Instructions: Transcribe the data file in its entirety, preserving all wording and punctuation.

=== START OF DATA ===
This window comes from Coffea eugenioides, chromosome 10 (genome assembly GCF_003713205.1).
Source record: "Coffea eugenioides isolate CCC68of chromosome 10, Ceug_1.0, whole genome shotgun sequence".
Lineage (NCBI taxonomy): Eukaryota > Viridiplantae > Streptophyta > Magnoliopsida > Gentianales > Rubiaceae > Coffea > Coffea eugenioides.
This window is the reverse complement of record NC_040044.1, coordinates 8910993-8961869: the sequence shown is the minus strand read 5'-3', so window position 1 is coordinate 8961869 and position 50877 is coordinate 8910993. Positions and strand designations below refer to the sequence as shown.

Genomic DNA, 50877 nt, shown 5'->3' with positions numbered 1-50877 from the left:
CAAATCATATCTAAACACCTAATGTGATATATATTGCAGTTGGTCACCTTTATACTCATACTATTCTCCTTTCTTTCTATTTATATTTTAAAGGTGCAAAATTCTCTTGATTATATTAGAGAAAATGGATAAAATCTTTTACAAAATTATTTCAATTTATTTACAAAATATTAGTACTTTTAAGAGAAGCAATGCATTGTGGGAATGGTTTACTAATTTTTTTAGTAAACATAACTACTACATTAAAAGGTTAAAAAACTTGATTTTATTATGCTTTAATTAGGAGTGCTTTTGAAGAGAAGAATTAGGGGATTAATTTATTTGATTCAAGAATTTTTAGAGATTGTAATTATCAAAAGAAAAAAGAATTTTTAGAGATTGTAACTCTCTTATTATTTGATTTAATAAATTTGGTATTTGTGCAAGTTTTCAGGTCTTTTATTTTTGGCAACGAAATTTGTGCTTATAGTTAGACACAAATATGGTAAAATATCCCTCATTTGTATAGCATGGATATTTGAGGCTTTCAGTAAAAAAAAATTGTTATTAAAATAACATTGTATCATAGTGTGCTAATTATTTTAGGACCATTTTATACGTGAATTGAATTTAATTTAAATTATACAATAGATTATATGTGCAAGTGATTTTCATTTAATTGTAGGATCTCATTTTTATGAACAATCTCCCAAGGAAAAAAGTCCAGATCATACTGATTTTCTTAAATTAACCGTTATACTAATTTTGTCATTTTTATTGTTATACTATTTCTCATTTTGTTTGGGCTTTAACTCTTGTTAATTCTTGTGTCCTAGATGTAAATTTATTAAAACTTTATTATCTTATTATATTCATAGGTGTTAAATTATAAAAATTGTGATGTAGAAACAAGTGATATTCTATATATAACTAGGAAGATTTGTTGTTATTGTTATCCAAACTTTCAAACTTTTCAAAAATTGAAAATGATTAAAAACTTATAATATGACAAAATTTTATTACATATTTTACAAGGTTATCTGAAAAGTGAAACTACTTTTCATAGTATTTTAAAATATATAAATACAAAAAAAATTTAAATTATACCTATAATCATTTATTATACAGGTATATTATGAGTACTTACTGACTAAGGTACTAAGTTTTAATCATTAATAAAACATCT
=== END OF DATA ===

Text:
This window comes from Coffea eugenioides, chromosome 10 (genome assembly GCF_003713205.1).
Source record: "Coffea eugenioides isolate CCC68of chromosome 10, Ceug_1.0, whole genome shotgun sequence".
Lineage (NCBI taxonomy): Eukaryota > Viridiplantae > Streptophyta > Magnoliopsida > Gentianales > Rubiaceae > Coffea > Coffea eugenioides.
This window is the reverse complement of record NC_040044.1, coordinates 8910993-8961869: the sequence shown is the minus strand read 5'-3', so window position 1 is coordinate 8961869 and position 50877 is coordinate 8910993. Positions and strand designations below refer to the sequence as shown.

Genomic DNA, 50877 nt, shown 5'->3' with positions numbered 1-50877 from the left:
CAAATCATATCTAAACACCTAATGTGATATATATTGCAGTTGGTCACCTTTATACTCATACTATTCTCCTTTCTTTCTATTTATATTTTAAAGGTGCAAAATTCTCTTGATTATATTAGAGAAAATGGATAAAATCTTTTACAAAATTATTTCAATTTATTTACAAAATATTAGTACTTTTAAGAGAAGCAATGCATTGTGGGAATGGTTTACTAATTTTTTTAGTAAACATAACTACTACATTAAAAGGTTAAAAAACTTGATTTTATTATGCTTTAATTAGGAGTGCTTTTGAAGAGAAGAATTAGGGGATTAATTTATTTGATTCAAGAATTTTTAGAGATTGTAATTATCAAAAGAAAAAAGAATTTTTAGAGATTGTAACTCTCTTATTATTTGATTTAATAAATTTGGTATTTGTGCAAGTTTTCAGGTCTTTTATTTTTGGCAACGAAATTTGTGCTTATAGTTAGACACAAATATGGTAAAATATCCCTCATTTGTATAGCATGGATATTTGAGGCTTTCAGTAAAAAAAAATTGTTATTAAAATAACATTGTATCATAGTGTGCTAATTATTTTAGGACCATTTTATACGTGAATTGAATTTAATTTAAATTATACAATAGATTATATGTGCAAGTGATTTTCATTTAATTGTAGGATCTCATTTTTATGAACAATCTCCCAAGGAAAAAAGTCCAGATCATACTGATTTTCTTAAATTAACCGTTATACTAATTTTGTCATTTTTATTGTTATACTATTTCTCATTTTGTTTGGGCTTTAACTCTTGTTAATTCTTGTGTCCTAGATGTAAATTTATTAAAACTTTATTATCTTATTATATTCATAGGTGTTAAATTATAAAAATTGTGATGTAGAAACAAGTGATATTCTATATATAACTAGGAAGATTTGTTGTTATTGTTATCCAAACTTTCAAACTTTTCAAAAATTGAAAATGATTAAAAACTTATAATATGACAAAATTTTATTACATATTTTACAAGGTTATCTGAAAAGTGAAACTACTTTTCATAGTATTTTAAAATATATAAATACAAAAAAAATTTAAATTATACCTATAATCATTTATTATACAGGTATATTATGAGTACTTACTGACTAAGGTACTAAGTTTTAATCATTAATAAAACATCT